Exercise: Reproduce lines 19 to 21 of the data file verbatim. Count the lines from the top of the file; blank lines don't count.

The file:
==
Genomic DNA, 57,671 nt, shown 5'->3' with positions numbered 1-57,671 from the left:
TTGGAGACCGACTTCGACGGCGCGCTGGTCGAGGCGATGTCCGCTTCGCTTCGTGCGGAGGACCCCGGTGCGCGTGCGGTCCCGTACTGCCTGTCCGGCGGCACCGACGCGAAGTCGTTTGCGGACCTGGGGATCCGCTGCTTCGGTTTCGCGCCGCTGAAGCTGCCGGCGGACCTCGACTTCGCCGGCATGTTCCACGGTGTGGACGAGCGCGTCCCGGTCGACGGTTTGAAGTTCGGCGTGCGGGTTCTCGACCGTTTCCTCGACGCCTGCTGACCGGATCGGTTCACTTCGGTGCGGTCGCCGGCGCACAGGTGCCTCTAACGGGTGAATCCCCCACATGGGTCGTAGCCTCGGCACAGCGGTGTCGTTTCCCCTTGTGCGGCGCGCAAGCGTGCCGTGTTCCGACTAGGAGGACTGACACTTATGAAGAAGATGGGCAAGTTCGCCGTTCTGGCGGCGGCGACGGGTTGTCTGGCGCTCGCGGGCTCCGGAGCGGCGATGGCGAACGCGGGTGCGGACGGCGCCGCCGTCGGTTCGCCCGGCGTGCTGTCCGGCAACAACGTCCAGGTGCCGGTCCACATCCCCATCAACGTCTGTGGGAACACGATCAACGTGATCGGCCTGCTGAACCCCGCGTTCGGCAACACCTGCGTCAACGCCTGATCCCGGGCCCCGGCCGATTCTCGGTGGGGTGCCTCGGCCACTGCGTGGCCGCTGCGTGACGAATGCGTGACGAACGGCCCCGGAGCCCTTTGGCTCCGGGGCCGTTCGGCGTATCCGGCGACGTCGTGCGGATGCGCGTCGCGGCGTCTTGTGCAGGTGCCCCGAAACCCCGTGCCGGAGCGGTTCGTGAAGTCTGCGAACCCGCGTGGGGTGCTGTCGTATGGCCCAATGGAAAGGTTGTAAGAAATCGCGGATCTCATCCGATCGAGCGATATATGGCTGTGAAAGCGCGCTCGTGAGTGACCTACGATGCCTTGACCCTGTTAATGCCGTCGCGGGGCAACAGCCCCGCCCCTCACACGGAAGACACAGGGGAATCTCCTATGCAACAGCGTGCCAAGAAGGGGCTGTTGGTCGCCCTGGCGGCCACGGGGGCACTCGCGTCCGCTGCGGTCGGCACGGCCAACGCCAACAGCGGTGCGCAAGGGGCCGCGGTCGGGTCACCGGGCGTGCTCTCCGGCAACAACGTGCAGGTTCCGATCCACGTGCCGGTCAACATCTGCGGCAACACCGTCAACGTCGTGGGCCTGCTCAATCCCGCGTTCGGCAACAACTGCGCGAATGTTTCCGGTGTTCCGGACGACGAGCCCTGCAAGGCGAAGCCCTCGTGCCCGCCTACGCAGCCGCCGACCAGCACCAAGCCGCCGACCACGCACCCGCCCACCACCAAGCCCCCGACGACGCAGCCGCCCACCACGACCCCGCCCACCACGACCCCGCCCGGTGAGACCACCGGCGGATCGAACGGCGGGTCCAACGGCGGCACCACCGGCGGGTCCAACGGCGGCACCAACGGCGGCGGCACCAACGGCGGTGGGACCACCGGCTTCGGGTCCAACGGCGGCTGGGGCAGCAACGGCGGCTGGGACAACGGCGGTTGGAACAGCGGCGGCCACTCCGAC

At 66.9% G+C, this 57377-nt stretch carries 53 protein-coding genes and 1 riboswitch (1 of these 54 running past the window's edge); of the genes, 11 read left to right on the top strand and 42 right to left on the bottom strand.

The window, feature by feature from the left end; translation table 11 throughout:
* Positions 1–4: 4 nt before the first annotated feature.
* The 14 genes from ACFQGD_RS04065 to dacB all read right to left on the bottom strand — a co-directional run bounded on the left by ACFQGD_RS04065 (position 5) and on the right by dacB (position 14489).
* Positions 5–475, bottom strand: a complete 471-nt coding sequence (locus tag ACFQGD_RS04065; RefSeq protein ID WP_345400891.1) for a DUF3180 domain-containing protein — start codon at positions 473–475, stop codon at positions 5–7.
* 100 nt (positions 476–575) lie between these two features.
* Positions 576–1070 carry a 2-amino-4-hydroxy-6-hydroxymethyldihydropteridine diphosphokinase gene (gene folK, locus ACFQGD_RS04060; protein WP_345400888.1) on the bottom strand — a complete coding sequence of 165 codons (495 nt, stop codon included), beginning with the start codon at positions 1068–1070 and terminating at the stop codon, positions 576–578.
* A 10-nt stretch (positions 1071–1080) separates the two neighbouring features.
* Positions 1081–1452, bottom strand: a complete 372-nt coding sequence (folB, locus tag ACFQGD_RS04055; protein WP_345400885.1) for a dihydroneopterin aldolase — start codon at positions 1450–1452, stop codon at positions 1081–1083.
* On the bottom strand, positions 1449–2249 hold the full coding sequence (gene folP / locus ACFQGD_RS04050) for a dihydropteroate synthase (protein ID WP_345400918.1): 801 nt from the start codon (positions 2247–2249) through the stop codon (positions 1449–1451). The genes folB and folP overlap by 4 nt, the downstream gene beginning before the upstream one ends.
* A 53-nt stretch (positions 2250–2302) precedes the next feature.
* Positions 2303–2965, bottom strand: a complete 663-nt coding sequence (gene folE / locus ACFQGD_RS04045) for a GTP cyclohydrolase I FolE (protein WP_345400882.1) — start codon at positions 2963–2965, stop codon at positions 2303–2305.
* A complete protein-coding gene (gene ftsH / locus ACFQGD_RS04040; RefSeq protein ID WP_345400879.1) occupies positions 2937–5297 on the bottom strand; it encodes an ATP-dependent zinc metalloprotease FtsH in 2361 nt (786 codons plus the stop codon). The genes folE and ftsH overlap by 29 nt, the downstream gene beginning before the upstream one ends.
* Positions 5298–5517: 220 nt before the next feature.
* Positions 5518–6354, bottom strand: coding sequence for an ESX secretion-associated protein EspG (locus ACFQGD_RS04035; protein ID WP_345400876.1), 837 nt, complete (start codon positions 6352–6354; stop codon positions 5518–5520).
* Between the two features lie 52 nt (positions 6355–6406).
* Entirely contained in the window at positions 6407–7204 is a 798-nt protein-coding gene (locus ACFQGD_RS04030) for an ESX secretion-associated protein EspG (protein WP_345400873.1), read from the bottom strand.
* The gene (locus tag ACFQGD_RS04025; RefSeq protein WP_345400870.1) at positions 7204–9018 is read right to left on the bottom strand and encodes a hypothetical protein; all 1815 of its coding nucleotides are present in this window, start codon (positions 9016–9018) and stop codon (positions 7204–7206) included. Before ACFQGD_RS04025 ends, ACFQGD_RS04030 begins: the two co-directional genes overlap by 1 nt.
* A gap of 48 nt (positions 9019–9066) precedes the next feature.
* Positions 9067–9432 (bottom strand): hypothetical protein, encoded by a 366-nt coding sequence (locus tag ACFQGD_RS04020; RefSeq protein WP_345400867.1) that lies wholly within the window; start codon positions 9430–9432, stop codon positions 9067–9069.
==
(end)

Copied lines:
* Entirely contained in the window at positions 6407–7204 is a 798-nt protein-coding gene (locus ACFQGD_RS04030) for an ESX secretion-associated protein EspG (protein WP_345400873.1), read from the bottom strand.
* The gene (locus tag ACFQGD_RS04025; RefSeq protein WP_345400870.1) at positions 7204–9018 is read right to left on the bottom strand and encodes a hypothetical protein; all 1815 of its coding nucleotides are present in this window, start codon (positions 9016–9018) and stop codon (positions 7204–7206) included. Before ACFQGD_RS04025 ends, ACFQGD_RS04030 begins: the two co-directional genes overlap by 1 nt.
* A gap of 48 nt (positions 9019–9066) precedes the next feature.